Doctors and some scientists had it wrong, check out Team Hoyt. - U2 Feedback

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Old 10-17-2006, 05:01 PM   #1
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Doctors and some scientists had it wrong, check out Team Hoyt.

This is totally amazing........


Be sure the watch the video at the end of the article.


More about the Hoyt*s
http://www.teamhoyt.com/


Strongest Dad in the World
From Sports Illustrated, By Rick Reilly

I try to be a good father. Give my kids mulligans. Work nights to
pay for their text messaging. Take them to swimsuit shoots. But compared
with Dick Hoyt, I suck.

Eighty-five times he's pushed his disabled son, Rick, 26.2 miles in
marathons. Eight times he's not only pushed him 26.2 miles in a
wheelchair but also towed him 2.4 miles in a dinghy while swimming
and pedaled him 112 miles in a seat on the handlebars--all in the same
day.

Dick's also pulled him cross-country skiing, taken him on his back
mountain climbing and once ! hauled him across the U.S. on a bike.
Makes taking your son bowling look a little lame, right? And what has Rick
done for his father? Not much--except save his life.

This love story began in Winchester, Mass., 43 years ago, when Rick
was strangled by the umbilical cord during birth, leaving him brain-
damaged and unable to control his limbs.

``He'll be a vegetable the rest of his life;'' Dick says doctors
told him and his wife, Judy, when Rick was nine months old. ``Put him in
an institution.''

But the Hoyts weren't buying it. They noticed the way Rick's eyes
followed them around the room. When Rick was 11 they took him to the
engineering department at Tufts University and asked if there was
anything to help the boy communicate.

``No way,'' Dick says he was told. ``There's nothing going on in his
brain.''

"Tell him a joke,'' Dick countered. They did. Rick laughed. Turns!
out a lot was going on in his brain.

Rigged up with a computer that allowed him to control the cursor by
touching a switch with the side of his head, Rick was finally able
to communicate. First words? `` Go Bruins!'' And after a high school
classmate was paralyzed in an accident and the school organized a
charity run for him, Rick pecked out, ``Dad, I want to do that.''

Yeah, right. How was Dick, a self-described ``porker'' who never ran
more than a mile at a time, going to push his son five miles?
Still, he tried. ``Then it was me who was handicapped,'' Dick says.
``I was sore for two weeks.''

That day changed Rick's life.

``Dad,'' he typed, ``when we were running, it felt like I wasn't
disabled anymore!''

And that sentence changed Dick's life. He became obsessed with
giving Rick that feeling as often as he could. He got in to such hard-belly
shape that he and Rick were ready to try the 1979 Boston Marathon.

``No way,'' Dick! was told by a race official. The Hoyts weren't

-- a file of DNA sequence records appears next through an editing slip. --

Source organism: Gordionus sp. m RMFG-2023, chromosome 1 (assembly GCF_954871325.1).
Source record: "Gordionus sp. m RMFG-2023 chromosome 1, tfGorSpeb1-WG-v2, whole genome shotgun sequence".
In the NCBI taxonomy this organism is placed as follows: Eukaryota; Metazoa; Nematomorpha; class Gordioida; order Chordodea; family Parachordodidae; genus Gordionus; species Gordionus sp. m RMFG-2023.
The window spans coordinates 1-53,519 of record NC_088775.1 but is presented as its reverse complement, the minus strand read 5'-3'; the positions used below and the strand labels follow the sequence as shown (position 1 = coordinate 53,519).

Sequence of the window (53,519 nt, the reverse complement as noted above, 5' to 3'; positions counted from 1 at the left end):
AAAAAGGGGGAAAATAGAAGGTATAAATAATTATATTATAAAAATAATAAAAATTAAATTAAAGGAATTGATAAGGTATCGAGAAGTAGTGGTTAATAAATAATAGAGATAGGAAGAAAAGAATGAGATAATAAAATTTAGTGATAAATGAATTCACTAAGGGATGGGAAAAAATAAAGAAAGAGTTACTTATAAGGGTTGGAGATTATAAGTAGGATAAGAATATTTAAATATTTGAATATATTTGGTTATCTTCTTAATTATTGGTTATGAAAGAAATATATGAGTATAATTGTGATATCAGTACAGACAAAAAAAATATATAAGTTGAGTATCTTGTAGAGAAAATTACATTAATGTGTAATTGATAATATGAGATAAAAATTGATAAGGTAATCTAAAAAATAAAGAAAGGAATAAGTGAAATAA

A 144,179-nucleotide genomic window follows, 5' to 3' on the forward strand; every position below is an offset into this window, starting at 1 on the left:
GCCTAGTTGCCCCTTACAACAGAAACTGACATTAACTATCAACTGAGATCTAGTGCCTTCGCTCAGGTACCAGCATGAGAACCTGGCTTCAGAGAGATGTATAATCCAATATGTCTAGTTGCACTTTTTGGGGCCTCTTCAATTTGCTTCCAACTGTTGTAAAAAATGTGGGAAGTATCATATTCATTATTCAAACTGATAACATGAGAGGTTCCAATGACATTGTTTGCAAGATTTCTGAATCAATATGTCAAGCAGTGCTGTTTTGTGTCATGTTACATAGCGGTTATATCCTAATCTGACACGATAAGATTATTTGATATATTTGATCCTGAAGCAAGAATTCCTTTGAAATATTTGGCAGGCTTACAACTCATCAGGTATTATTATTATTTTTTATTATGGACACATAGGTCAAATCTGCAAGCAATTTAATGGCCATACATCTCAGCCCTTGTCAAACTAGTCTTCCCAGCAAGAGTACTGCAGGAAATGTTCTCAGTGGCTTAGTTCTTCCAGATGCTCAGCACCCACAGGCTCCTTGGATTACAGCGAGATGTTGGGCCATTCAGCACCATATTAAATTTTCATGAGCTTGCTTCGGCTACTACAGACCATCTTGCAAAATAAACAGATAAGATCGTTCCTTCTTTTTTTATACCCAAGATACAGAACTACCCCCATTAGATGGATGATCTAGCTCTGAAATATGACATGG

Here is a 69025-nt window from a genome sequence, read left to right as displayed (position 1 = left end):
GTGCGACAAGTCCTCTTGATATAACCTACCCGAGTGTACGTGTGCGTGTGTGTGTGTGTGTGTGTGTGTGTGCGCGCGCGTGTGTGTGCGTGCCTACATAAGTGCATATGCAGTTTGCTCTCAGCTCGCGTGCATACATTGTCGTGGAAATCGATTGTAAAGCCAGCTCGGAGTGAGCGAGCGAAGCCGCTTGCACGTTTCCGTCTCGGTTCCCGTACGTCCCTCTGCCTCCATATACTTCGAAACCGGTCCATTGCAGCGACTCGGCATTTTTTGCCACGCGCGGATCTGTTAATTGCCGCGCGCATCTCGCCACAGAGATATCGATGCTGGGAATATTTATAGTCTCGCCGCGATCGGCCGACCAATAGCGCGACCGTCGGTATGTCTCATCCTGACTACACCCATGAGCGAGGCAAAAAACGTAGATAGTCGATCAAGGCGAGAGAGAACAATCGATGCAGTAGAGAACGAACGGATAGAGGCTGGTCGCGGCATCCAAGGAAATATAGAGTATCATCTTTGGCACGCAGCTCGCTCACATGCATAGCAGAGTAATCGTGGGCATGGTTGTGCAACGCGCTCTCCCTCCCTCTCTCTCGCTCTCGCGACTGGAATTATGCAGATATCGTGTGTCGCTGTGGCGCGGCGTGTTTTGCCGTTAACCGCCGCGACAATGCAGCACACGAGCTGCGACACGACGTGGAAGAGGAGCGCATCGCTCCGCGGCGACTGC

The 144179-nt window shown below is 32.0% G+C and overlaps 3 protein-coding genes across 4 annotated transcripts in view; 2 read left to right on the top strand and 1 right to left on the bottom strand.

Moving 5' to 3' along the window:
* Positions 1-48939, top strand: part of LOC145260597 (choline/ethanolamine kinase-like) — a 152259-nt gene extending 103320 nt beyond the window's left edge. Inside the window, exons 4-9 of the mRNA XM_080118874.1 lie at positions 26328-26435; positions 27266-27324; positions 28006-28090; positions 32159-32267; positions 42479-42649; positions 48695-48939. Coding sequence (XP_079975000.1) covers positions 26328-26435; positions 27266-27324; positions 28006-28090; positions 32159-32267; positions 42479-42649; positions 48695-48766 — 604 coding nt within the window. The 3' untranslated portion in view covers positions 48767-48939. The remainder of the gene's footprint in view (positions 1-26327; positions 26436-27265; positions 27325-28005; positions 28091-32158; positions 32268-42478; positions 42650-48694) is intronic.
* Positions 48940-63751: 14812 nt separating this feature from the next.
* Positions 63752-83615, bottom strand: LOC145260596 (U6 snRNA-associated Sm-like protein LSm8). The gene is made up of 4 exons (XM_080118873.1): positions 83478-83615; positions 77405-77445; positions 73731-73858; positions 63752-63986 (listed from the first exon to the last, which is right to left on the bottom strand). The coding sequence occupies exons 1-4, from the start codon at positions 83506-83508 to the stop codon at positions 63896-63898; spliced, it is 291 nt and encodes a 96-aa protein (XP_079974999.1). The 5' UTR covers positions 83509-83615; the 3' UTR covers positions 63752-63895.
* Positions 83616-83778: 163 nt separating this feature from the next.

quite a single runner, and they weren't quite a wheelchair
competitor. For a few years Dick and Rick just joined the massive field and ran
anyway, then they found a way to get into the race officially:

In 1983 they ran another marathon so fast they made the qualifying
time for Boston the following year.

Then somebody said, ``Hey, Dick, why not a triathlon?''

How's a guy who never learned to swim and hadn't ridden a bike
since he was six going to haul his 110-pound kid through a
triathlon?

Still, Dick tried. Now they've done 212 triathlons, including four
grueling 15-hour Ironmans in Hawaii . It must be a buzzkill to be a
25-year-old stud getting passed by an old guy towing a grown man in
a dinghy, don't you think?

Hey, Dick, why not see how you'd do on your own? ``No way,'' he
says. Dick does it purely for ``the ! awesome feeling'' he gets seeing Rick
with a cantaloupe smile as they run, swim and ride together.

This year, at ages 65 and 43, Dick and Rick finished their 24th Boston Marathon,
in 5,083rd place out of more than 20,000 starters. Their best time? Two
hours, 40 minutes in 1992--only 35 minutes off the world record,
which, in case you don't keep track of these things, happens to be
held by a guy who was not pushing another man in a wheelchair at the time.

``No question about it,'' Rick types. ``My dad is the Father of the
Century.''

And Dick got something else out of all this too. Two years ago he
had a mild heart attack during a race. Doctors found that one of his
arteries was 95% clogged. ``If you hadn't been in such great
shape,'' one doctor told him, ``you probably would've died 15 years ago.''

So, in a way, Dick and Rick saved each other's life.

Rick, who has his own apartment (he gets home care) and works in
Boston, and Dick, retired from the military and living in Holland,
Mass., always find ways to be together. They give speeches around the
country and compete in some backbreaking race every weekend, including this